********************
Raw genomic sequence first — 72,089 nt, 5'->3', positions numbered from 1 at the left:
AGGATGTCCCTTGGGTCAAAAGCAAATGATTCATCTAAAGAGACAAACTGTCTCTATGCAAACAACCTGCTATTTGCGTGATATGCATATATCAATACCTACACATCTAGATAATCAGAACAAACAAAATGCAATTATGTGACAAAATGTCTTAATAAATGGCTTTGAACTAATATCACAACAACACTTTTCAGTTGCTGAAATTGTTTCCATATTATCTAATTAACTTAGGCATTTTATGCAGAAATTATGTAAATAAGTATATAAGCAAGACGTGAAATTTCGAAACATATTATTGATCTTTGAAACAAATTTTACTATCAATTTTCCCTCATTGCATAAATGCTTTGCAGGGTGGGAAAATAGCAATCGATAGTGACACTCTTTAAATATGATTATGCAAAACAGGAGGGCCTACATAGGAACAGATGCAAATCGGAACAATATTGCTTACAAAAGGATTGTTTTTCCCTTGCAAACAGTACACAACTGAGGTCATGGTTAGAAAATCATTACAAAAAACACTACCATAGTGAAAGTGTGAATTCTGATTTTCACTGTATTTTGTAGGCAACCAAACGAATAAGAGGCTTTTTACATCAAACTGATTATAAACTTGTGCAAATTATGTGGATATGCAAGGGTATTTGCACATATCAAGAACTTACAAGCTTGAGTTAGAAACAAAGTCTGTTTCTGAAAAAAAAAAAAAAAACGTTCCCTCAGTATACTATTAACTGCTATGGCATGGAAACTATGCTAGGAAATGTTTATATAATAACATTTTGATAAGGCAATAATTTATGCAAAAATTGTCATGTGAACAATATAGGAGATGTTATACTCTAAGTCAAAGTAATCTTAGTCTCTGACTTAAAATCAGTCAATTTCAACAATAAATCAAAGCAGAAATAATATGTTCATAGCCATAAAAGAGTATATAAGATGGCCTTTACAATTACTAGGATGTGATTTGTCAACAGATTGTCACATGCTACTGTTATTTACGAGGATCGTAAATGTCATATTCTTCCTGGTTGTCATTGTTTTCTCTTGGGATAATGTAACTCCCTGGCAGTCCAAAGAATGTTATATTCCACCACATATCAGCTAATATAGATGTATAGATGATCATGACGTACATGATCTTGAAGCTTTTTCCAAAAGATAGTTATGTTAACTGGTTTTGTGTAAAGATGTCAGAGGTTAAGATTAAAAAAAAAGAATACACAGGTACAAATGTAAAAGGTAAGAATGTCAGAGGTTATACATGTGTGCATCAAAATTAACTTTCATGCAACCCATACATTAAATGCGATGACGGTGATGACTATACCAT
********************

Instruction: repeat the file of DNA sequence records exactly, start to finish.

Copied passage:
Raw genomic sequence first — 72,089 nt, 5'->3', positions numbered from 1 at the left:
AGGATGTCCCTTGGGTCAAAAGCAAATGATTCATCTAAAGAGACAAACTGTCTCTATGCAAACAACCTGCTATTTGCGTGATATGCATATATCAATACCTACACATCTAGATAATCAGAACAAACAAAATGCAATTATGTGACAAAATGTCTTAATAAATGGCTTTGAACTAATATCACAACAACACTTTTCAGTTGCTGAAATTGTTTCCATATTATCTAATTAACTTAGGCATTTTATGCAGAAATTATGTAAATAAGTATATAAGCAAGACGTGAAATTTCGAAACATATTATTGATCTTTGAAACAAATTTTACTATCAATTTTCCCTCATTGCATAAATGCTTTGCAGGGTGGGAAAATAGCAATCGATAGTGACACTCTTTAAATATGATTATGCAAAACAGGAGGGCCTACATAGGAACAGATGCAAATCGGAACAATATTGCTTACAAAAGGATTGTTTTTCCCTTGCAAACAGTACACAACTGAGGTCATGGTTAGAAAATCATTACAAAAAACACTACCATAGTGAAAGTGTGAATTCTGATTTTCACTGTATTTTGTAGGCAACCAAACGAATAAGAGGCTTTTTACATCAAACTGATTATAAACTTGTGCAAATTATGTGGATATGCAAGGGTATTTGCACATATCAAGAACTTACAAGCTTGAGTTAGAAACAAAGTCTGTTTCTGAAAAAAAAAAAAAAAACGTTCCCTCAGTATACTATTAACTGCTATGGCATGGAAACTATGCTAGGAAATGTTTATATAATAACATTTTGATAAGGCAATAATTTATGCAAAAATTGTCATGTGAACAATATAGGAGATGTTATACTCTAAGTCAAAGTAATCTTAGTCTCTGACTTAAAATCAGTCAATTTCAACAATAAATCAAAGCAGAAATAATATGTTCATAGCCATAAAAGAGTATATAAGATGGCCTTTACAATTACTAGGATGTGATTTGTCAACAGATTGTCACATGCTACTGTTATTTACGAGGATCGTAAATGTCATATTCTTCCTGGTTGTCATTGTTTTCTCTTGGGATAATGTAACTCCCTGGCAGTCCAAAGAATGTTATATTCCACCACATATCAGCTAATATAGATGTATAGATGATCATGACGTACATGATCTTGAAGCTTTTTCCAAAAGATAGTTATGTTAACTGGTTTTGTGTAAAGATGTCAGAGGTTAAGATTAAAAAAAAAGAATACACAGGTACAAATGTAAAAGGTAAGAATGTCAGAGGTTATACATGTGTGCATCAAAATTAACTTTCATGCAACCCATACATTAAATGCGATGACGGTGATGACTATACCAT